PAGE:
I usually do carry a Sennheiser A2003 for trying to find stuff... but it's generally not been something I've had much success at.  I do like Peter Erskine's null approach, though. Will have to try that next time.
Pete's method works well. Also, it helps to disable the instrument's preamp and add any internal attenuation that it may have.  I also find that orienting the antenna for horizontal polarization helps.

Sent from my mobile phone. Please excuse the inevitable spelling and grammatical errors.

Pete Erskine

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Re: Directional antennas for *finding* interfering sources?
« Reply #5 on: November 04, 2016, 11:45:00 am »

I usually do carry a Sennheiser A2003 for trying to find stuff... but it's generally not been something I've had much success at.  I do like Peter Erskine's null approach, though. Will have to try that next time.

The back of the antenna has a sharper null than the front which is very wide.  Couldnt find an actual plot but this shows what i mean...
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Pete Erskine
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Russell Ault

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Re: Directional antennas for *finding* interfering sources?
« Reply #6 on: November 04, 2016, 04:11:47 pm »

This may be a stupid question, but, at your level, do you ever use Doppler-shift-based antenna arrays for finding RF sources?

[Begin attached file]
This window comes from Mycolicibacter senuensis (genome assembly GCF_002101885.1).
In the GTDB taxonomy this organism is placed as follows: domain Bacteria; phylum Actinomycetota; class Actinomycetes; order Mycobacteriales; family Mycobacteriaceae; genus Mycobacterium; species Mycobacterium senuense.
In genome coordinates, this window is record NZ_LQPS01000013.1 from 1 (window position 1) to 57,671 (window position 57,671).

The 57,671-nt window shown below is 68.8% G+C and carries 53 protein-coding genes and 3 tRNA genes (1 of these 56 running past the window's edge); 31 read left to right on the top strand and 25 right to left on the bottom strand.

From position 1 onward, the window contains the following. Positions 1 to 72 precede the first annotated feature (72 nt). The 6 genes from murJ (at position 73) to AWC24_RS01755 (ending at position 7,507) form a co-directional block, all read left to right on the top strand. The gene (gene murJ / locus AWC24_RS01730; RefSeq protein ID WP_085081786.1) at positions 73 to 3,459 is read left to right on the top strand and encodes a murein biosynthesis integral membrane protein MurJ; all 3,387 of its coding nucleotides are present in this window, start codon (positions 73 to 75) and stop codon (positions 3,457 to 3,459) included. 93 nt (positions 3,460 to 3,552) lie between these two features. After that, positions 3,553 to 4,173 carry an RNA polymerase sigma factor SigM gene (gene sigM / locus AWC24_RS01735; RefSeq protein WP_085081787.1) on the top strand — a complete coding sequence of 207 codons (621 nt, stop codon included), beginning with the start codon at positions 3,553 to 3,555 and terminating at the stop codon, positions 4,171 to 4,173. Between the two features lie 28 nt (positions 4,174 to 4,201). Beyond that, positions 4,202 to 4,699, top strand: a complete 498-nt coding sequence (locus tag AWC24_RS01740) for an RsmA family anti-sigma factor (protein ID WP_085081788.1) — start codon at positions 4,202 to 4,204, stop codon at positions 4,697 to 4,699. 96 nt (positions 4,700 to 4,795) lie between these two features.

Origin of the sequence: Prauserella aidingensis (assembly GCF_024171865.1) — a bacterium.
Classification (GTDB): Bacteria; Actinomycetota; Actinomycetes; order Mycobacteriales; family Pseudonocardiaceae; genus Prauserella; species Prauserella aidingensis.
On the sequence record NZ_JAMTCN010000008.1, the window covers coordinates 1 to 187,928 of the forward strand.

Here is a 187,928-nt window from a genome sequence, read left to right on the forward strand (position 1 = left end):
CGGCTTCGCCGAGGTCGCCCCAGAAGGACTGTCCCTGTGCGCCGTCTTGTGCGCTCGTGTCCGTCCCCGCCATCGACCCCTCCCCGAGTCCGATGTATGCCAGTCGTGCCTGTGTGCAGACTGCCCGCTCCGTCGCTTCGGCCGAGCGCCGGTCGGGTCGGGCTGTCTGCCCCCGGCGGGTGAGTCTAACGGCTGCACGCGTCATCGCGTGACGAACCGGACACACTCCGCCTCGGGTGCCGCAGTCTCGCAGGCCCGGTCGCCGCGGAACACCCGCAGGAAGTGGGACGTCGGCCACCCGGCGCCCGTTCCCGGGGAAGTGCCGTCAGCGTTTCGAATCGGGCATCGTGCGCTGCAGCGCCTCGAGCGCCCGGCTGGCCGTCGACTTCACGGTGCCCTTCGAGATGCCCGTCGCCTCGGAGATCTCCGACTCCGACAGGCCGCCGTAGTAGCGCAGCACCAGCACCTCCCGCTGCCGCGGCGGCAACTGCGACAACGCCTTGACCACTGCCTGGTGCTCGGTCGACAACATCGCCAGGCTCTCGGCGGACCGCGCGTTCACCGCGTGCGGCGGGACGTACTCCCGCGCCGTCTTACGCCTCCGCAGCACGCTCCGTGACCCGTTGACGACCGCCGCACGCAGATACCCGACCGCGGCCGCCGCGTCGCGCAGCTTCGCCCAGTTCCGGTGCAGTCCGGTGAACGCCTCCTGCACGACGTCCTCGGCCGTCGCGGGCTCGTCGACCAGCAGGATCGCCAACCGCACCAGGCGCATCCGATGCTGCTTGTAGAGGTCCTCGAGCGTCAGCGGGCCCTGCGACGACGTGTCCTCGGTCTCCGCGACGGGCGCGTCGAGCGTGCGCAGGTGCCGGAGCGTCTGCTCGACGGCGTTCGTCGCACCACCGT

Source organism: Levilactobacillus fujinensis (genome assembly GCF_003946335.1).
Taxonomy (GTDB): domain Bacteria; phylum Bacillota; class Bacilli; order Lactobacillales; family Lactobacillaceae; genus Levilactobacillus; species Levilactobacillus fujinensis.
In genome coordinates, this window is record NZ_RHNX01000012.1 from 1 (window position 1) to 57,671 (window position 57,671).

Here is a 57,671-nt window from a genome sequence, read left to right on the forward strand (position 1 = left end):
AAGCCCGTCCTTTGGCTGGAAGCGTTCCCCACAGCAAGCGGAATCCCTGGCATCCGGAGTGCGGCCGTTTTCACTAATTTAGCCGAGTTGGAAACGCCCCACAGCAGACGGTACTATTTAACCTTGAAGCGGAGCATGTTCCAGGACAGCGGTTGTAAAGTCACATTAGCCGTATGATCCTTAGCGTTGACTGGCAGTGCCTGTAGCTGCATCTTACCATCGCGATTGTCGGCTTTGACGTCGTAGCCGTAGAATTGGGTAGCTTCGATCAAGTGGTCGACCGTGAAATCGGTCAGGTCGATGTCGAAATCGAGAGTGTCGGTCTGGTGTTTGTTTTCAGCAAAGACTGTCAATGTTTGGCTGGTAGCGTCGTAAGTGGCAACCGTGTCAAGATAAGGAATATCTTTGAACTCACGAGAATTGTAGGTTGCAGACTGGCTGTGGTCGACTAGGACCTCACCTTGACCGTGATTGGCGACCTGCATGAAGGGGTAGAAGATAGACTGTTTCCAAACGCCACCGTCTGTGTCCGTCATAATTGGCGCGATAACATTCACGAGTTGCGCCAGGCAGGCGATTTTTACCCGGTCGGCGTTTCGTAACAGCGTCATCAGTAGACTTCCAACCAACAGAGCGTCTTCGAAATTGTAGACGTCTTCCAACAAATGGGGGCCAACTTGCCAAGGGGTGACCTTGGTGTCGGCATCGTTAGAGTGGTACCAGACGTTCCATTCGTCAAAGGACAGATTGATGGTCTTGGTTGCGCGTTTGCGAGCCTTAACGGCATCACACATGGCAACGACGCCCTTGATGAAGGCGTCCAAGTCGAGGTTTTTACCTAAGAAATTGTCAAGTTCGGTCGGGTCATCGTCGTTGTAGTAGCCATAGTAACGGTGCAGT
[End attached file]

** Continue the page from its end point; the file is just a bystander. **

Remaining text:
Thanks!

-Russ
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Lyle Williams

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Re: Directional antennas for *finding* interfering sources?
« Reply #7 on: November 04, 2016, 08:39:20 pm »

I don't do large wireless audio installs, but my experience of doppler systems (I have a simple one) is that they are better suited to wide area work where you just want to be able to drive to the vicinity of a signal than to close in work.

I agree with previous posts that a desireable feature in a handheld search antenna is a sharp and deep null.
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Russell Ault

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Re: Directional antennas for *finding* interfering sources?
« Reply #8 on: November 05, 2016, 01:39:14 am »

I don't do large wireless audio installs, but my experience of doppler systems (I have a simple one) is that they are better suited to wide area work where you just want to be able to drive to the vicinity of a signal than to close in work.

That makes sense. I was thinking of a Doppler system in combination with a hand-held antenna: mount a Doppler system at the side of the room and use it as one of the two points of directional reference for triangulation (bonus points if the if the system can be remote-controlled).

-Russ
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Dan Currie

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Re: Directional antennas for *finding* interfering sources?
« Reply #9 on: November 05, 2016, 04:29:30 am »

Scott,
  Maybe a receiver like an Icom R20 would help.  It has easily adjustable gain settings and a pad which are useful in zeroing in on the source.  It can also demodulate FM signals which you can listen to on it's internal speaker.
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Re: Directional antennas for *finding* interfering sources?
« Reply #9 on: November 05, 2016, 04:29:30 am »